Police: Testing all rape kits costly, inefficient - Hawaii News Now - KGMB and KHNL

Police: Testing all rape kits costly, inefficient

HONOLULU (HawaiiNewsNow) -

Honolulu police say a proposal to test all rape kits, including 1,500 kits dating back more than a decade, would be costly and inefficient.

They argue the current system, in which kits undergo DNA testing only if an investigator or prosecutor requests it, ensures that resources are used wisely.

But advocates disagree, saying that an across-the-board testing policy could catch serial rapists, link perpetrators to other crimes and give victims peace of mind. Rape kits are collected after a sex assault and contain crucial evidence.

The issue of rape kit testing is hitting the headlines thanks to Senate Bill 2309 (and concurrent House Bill 1907), which would establish a sex assault tracking program, require that rape kits be submitted to a lab within 10 days and that an analysis be conducted within six months. Additionally, the results of the analysis would have to be uploaded to the state DNA database and the FBI's DNA Index System.

Lawmakers and crime victims' advocates who support the bill say across-the-board testing would bring Hawaii in line with some other states that have sought reforms.

"There's a lot of data that demonstrates that it is important to test rape kits, regardless. One of the pieces of data is that we know that rapists are serial offenders not just of sexual assault but other crimes." said Kata Issari, executive director of Joyful Heart Foundation-Hawaii.

But police say testing all rape kits would be costly.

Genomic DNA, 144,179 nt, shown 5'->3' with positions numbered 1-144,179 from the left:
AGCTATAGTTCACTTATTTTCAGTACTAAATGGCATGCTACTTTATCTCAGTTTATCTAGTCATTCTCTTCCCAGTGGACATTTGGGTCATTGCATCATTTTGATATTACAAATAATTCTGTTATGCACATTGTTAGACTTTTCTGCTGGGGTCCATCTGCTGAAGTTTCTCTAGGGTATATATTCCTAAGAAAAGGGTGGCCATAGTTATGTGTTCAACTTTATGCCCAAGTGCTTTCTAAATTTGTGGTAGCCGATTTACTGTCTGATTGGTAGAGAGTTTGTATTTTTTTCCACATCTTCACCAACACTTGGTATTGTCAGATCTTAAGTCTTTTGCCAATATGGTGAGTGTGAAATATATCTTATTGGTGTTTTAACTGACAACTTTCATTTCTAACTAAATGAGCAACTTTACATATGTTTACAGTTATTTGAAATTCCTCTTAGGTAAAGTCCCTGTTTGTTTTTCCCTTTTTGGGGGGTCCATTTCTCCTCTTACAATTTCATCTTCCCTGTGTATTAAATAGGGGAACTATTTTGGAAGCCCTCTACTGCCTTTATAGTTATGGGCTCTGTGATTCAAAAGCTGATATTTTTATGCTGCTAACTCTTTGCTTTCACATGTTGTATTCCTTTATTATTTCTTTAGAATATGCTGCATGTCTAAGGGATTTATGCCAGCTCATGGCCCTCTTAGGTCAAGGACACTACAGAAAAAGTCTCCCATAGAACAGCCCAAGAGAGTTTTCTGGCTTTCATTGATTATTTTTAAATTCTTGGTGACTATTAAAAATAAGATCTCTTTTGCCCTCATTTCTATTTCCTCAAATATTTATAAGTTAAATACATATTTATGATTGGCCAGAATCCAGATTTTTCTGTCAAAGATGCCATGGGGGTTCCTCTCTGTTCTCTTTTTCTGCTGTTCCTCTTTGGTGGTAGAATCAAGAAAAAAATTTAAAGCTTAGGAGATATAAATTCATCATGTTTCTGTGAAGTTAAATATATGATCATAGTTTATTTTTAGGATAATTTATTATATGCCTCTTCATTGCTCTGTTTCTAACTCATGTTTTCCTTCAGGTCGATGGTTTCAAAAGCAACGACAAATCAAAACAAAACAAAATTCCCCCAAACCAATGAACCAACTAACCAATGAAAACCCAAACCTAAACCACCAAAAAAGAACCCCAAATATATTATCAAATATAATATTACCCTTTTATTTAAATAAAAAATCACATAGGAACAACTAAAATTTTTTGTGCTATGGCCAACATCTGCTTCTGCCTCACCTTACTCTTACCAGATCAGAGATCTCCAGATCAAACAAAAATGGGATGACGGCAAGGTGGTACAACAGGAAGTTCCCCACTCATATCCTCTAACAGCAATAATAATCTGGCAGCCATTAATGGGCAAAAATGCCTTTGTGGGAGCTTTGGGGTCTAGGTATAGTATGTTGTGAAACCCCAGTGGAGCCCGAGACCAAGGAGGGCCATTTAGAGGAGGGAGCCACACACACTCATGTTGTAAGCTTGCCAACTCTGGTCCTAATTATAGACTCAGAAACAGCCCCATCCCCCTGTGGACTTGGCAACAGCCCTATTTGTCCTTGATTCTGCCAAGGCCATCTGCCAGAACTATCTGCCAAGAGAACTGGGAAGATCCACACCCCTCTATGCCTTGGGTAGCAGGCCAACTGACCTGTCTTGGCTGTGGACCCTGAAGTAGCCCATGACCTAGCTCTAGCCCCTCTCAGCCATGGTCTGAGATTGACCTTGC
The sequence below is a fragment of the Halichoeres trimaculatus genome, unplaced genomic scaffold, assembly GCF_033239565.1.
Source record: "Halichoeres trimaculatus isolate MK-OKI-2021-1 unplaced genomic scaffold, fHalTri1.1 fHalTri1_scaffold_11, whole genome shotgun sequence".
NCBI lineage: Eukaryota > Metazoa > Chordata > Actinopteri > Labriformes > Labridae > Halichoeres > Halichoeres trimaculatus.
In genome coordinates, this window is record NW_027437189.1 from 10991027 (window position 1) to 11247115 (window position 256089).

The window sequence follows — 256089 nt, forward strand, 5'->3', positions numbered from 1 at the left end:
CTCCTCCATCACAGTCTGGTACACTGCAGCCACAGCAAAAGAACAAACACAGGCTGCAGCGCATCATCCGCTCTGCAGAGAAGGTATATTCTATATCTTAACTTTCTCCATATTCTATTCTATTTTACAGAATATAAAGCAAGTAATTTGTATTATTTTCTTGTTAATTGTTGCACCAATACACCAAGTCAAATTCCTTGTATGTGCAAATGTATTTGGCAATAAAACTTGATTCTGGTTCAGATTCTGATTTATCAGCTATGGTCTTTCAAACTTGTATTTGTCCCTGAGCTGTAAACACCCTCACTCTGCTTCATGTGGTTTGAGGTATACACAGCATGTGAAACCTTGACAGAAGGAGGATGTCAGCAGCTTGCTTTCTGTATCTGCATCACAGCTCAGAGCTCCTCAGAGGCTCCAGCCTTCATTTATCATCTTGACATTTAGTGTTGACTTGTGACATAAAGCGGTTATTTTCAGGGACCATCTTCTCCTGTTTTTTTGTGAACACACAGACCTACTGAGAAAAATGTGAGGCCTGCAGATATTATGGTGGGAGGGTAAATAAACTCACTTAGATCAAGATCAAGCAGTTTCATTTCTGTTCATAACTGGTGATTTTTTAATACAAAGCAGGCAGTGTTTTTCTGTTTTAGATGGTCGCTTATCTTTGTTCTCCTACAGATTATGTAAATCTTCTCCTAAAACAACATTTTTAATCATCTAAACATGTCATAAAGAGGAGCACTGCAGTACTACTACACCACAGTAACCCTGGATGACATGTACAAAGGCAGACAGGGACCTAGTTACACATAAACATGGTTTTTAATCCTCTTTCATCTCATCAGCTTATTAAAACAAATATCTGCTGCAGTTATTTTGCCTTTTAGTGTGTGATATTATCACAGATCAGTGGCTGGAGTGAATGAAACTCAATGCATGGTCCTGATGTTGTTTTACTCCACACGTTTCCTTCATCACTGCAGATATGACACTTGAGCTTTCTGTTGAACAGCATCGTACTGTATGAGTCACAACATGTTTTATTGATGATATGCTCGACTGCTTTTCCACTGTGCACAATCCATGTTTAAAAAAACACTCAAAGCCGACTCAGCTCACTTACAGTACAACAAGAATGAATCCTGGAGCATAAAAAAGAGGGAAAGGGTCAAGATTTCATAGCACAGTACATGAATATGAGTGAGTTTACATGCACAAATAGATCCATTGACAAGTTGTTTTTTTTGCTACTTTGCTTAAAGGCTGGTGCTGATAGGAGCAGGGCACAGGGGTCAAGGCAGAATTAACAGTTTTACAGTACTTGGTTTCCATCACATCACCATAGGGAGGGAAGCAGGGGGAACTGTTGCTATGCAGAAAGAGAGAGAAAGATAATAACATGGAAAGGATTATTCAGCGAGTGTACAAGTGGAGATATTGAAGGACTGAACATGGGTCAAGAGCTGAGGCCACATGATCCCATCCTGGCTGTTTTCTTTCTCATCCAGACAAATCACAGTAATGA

HPD has 1,500 untested rape kits, dating back over a decade. The department says testing all the kits would cost about $2.3 million in 2016. 

While the untested kits are commonly referred to as a "backlog," HPD quibbles with the term. They say only about 15 kits are still awaiting testing -- and so should be considered part of a backlog.

"We take sex assault very seriously," HPD Deputy Chief Marie McCauley said. "We immediately test the kits where the suspect is unknown."

Police add that prioritizing testing makes sense for a department with limited resources. If a suspect is known to the victim or if the victim withdraws the complaint, then the kit is stored, police said.

If the attacker isn't named or if the detective or prosecutor handling the case requests testing, it's done as soon as possible.

While police are opposing across-the-board testing, they also say they're seeking grants to bolster testing and hire more lab technicians.

As part of the discussion about rape kit testing, lawmakers have questioned how rape kits are tracked.

At a legislative hearing Wednesday, police couldn't immediately say how many untested rape kits HPD has, which angered lawmakers. Later the same day, HPD submitted additional testimony with the number of untested kits.

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